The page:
Saturday, March 20, 2021

Childhood Memory

Our niece Jo knows the music and the lyrics to so many songs., many from modern musicals. I know the lyrics to about half a dozen songs but I know bits of others and sometimes sing them to myself. 

I know the lyrics to the Gilligan's Island tv show theme tune, The hole in the bucket song, that is dear Liza dear Henry, Those Were the Days my Friend, One Night in Bangkok, the On top of Spaghetti all covered in cheese song.

I was sitting on the balcony and started singing How much is that doggie in the window. I don't know why but I progressed to Puppet on a String. It brought back childhood memories of being with Mother's friend's daughter, Leanne I think, and she plugged a microphone into a tv combo stereo unit and sang along with the song. Karaoke before it was invented., but what a god awful song it seems some many decades ago.

Then she sang Love me Tender. I was about 9 and she maybe 11.

She wrapped up with a rousing rendition of Don't Sleep in the Subway.

We met Leanne and her brother Wayne many times because our respective mothers were friends. Her mother was one of Mother's bridesmaids. It is a bit sad that I can remember Leanne so well from just one memory. I've never seen her since.

Thursday, March 18, 2021

A San Francisco Cliff Top House

I just thought these photos were interesting. Who knows where they came from. Would you like to stay in this hotel overlooking San Francisco Bay? 

It looks a little precarious. But it must have been soundly built as it survived the 1906 San Francisco earthquake.

But it did not survive the 1907 fire and eventually slid down into the harbour.

The replacement building was set back further, but not so grand.

Wednesday, March 17, 2021

Yarra Trams

Dear Yarra Trams.

You say you have a customer focus but yet you allow advertising all over your trams including windows that block your passengers view to the outside, that is people not being able to see where they may be going or where they are. What an utter disgrace your non see through window policy is.

At the height of the COVID crisis in Victoria, you said your trams were being deep cleaned every night and we have since learnt they were not by the dodgy contractors you employ, who probably underpay staff. Care about performing well at your job? Not on the pittance the tram cleaners are paid by the contractors you employ. Why can't you just directly employ tram cleaners with a supervisor. Properly employed and paid staff have a great interest in doing their job well.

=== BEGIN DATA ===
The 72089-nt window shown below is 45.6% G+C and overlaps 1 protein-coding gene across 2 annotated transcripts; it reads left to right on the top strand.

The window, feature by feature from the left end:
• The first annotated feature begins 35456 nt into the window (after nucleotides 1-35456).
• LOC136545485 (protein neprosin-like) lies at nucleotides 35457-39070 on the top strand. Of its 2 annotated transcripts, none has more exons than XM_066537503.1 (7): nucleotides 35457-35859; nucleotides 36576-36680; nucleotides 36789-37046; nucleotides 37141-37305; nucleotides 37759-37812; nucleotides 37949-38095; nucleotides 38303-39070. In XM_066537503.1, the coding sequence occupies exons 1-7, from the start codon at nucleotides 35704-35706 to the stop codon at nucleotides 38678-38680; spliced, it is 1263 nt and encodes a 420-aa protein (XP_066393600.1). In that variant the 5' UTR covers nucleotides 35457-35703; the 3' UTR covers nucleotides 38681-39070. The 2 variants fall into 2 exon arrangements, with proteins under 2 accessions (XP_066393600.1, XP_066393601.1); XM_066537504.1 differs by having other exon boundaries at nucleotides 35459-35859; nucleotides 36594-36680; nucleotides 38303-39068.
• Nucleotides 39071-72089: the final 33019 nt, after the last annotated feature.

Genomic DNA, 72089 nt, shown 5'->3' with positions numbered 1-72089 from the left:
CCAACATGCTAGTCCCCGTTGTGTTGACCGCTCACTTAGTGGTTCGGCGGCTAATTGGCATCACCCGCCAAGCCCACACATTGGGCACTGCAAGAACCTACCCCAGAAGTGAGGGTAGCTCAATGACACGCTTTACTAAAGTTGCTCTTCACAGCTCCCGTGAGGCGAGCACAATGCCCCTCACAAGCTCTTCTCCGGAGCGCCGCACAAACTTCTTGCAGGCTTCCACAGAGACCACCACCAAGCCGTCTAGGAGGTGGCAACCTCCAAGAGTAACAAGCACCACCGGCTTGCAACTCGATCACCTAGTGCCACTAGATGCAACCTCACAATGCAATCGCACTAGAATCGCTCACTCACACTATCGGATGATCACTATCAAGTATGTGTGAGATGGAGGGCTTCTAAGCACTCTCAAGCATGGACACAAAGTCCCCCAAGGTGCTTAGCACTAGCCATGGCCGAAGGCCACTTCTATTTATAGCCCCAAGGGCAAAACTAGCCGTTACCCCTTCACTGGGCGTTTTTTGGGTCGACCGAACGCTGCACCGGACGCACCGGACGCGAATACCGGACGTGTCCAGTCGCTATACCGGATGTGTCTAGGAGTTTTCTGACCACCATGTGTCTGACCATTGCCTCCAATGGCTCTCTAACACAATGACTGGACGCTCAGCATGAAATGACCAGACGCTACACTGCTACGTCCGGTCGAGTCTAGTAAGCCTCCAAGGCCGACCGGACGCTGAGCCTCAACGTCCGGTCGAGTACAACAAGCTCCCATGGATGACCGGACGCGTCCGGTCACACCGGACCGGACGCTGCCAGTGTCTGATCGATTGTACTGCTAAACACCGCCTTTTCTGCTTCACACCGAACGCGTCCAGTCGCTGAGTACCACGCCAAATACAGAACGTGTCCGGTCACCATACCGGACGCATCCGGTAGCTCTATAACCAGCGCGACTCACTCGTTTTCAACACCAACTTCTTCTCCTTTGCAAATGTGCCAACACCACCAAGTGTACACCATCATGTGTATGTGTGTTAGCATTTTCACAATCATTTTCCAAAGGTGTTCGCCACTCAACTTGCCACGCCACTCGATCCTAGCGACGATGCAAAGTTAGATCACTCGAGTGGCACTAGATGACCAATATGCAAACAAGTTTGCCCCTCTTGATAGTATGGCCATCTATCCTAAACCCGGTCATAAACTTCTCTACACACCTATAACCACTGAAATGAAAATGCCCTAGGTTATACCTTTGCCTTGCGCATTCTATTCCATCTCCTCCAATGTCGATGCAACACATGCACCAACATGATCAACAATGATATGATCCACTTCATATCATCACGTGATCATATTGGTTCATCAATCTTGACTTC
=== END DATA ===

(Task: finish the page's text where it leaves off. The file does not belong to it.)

I think every Myki old style travel card reader is cracking up. Why aren't they being replaced by modern and faster Myki readers? 

The old articulated trams, B Class I think, have great cooling and heating but so often it is not working. I have tweeted a couple of times about non working air conditioning on these trams, but I have stopped as I don't want to be known as a serial complainer.

Still on the older B Class and Z Class trams, they are looking much smarter and pleasant after their renovations, but they have a light tint on the windows and the pull down blinds have gone. Light tinting is hopeless and you have no escape from the sunshine coming in the window. That is not passenger focus. You have taken away from our travel experience.  

Yarra Trams spokespeople mouth all the words but do they ever travel by tram? Does anyone who makes such decisions travel by tram? I can't see any tram passenger say, get rid of these sun blinds and give the windows a light tint. I can imagine sums being done between the options of tinting windows as against maintaining blinds.

I catch trains less often, but I have caught quite a lot of Metro Trains recently and I have little complaint but this. I have no memory of what the stickers say, maybe about COVID or train cleaning but on trains stickers have been plastered on train windows right at eye level, obscuring the outside view. As with trams, does anyone who uses trains have input into where stickers are placed? 

Let's return to Yarra Trams and these photos of how trams are sometimes presented. They are dirty from carbon run off from their pantographs. They need to be cleaned pronto.

This photo by Andrew Purvis.

And this one by Matthew Jennings. 

There may be tram cleaning specifications set by our state government and I expect Yarra Trams would meet the KPI. But....

Tuesday, March 16, 2021

Echuca Day 4 and home

Check out time all over Australia in any accommodation is usually 10.00am and the caravan park was not an exception. We arranged with G to check out at 10.00 and meet up not too much later at the rather good Elmore Bakery. At around 9 he came to our cabin and was somewhat agitated. He said our blinds were still closed and he thought we were still asleep. R told him we keep the blinds closed until we are showered and dressed. G asked if we were ready to leave. Given I was in the shower at the time, it is not likely.

He left the park with his caravan and we conceded  a little by leaving the park at 9.30. He had a walk around Elmore while he waited for us and we had a nice breakfast at the bakery.

This Ford beauty pulled in at the bakery. More information on the model anyone?

As often happens our car sat nav conflicted with Google Maps. I trust Google Maps more. It didn't matter really as there were constantly signs pointing to Melbourne. We reached Heathcote and I saw a sign directing us to Kyenton so I swung off the main road to Melbourne to join up with the suggested Google route. It was a lovely drive and far more interesting than the way we could have travelled, and then once at Kyenton, it was fast to get home with the Calder Freeway 110 km/h limit.